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John Parkin’s presentation will compare and evaluate international principles and practices for designing for cycle traffic. It will set design for cycling in the wider context of public realm design, traffic planning, traffic engineering and traffic management. It will draw on UK, Dutch, Danish and North American principles, and provide an understanding of how effective design can create efficient transport systems that support economic vibrancy, social activity, and environmental sustainability. To ensure the creation of attractive and comfortable infrastructure for cyclists, a key theme will be the importance of understanding that a bicycle is a vehicle capable of speed and that it is important to make provision separate from provision for other road users.
Phil will provide a summary of the provisions of the Wales Active Travel Act, which placed a series of duties on local authorities to improve conditions for walking and cycling as part of their everyday tasks. He will summarise the Statutory Design Guidance and describe how it is being revised to take account of developments since it was published in 2014, including the forthcoming Local Transport Note on Cycle Infrastructure for DfT.
John worked for consulting engineers before joining academia. He has been involved in all stages of the promotion of transport schemes including policy formulation, modelling and forecasting, operational analysis and economic appraisal, design and construction, and evaluation. He has experience across all modes of transport and have a particular specialism in cycling.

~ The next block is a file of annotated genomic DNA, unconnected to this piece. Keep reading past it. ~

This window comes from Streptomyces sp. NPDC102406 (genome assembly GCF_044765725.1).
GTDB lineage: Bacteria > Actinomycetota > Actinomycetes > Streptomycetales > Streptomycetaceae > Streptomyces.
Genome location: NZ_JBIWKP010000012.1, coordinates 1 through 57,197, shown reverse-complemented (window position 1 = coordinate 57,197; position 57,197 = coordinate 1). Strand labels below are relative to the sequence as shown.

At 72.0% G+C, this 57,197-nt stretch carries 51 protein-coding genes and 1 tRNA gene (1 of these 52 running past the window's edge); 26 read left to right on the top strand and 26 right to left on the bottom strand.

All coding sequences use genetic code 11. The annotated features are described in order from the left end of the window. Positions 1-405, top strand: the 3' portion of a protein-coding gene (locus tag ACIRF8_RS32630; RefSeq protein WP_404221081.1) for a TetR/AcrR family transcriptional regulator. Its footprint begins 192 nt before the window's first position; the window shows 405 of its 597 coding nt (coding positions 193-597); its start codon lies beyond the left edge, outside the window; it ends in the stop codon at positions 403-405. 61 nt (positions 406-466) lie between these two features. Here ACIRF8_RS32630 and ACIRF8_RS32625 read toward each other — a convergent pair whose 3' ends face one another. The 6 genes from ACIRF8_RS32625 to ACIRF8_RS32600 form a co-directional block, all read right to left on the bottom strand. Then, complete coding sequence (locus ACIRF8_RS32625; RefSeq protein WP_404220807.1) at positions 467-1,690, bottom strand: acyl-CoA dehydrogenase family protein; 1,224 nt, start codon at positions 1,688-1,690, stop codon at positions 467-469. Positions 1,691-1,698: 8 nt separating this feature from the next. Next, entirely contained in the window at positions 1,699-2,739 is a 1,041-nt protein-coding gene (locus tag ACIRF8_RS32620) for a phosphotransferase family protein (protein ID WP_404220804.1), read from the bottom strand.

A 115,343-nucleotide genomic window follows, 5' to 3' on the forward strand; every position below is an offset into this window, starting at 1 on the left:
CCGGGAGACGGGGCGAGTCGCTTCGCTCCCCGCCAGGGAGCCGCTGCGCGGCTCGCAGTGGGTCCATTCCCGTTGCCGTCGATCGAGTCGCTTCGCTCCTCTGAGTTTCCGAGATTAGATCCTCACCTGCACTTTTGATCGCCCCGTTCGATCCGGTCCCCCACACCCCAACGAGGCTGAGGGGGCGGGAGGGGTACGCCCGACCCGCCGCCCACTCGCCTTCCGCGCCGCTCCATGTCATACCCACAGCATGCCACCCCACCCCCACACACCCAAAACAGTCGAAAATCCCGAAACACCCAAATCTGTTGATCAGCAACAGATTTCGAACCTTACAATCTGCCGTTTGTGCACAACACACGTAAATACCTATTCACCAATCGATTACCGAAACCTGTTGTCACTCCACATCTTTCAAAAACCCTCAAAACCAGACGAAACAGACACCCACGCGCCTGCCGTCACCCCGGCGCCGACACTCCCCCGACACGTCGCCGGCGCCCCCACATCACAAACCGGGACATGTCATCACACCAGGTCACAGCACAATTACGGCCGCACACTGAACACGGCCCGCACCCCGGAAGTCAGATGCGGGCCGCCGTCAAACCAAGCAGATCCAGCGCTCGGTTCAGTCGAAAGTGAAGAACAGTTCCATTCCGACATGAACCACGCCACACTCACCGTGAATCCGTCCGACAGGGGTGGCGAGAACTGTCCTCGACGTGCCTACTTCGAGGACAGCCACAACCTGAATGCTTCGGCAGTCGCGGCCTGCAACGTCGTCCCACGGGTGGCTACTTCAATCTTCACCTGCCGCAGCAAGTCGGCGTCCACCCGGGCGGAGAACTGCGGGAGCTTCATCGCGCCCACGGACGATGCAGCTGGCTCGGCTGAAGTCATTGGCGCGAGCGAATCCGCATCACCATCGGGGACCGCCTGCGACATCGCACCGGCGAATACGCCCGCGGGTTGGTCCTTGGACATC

Current projects include the evaluation of the West of England Access Fund transport interventions, the Venturer autonomous vehicle project trialing interactions with other road users, provision of human factors, forecasting demand for an on-demand taxi-bus service, and a National Institute for Health Research project to establish an Injury Research Centre in Nepal. He has been involved in developing design guidance for cycle traffic and training of highway and traffic engineers in relation to cycling.
Phil heads up the firm and has over 30 years experience in the planning and design of development infrastructure, with particular expertise in traffic analysis, transport planning and highway design.
Phil specialises in achieving synergy between highway and urban design, with the aim of creating places and spaces that meet aesthetic, social and functional aims. He advises a large number of private and public sector clients on transportation and infrastructure matters.
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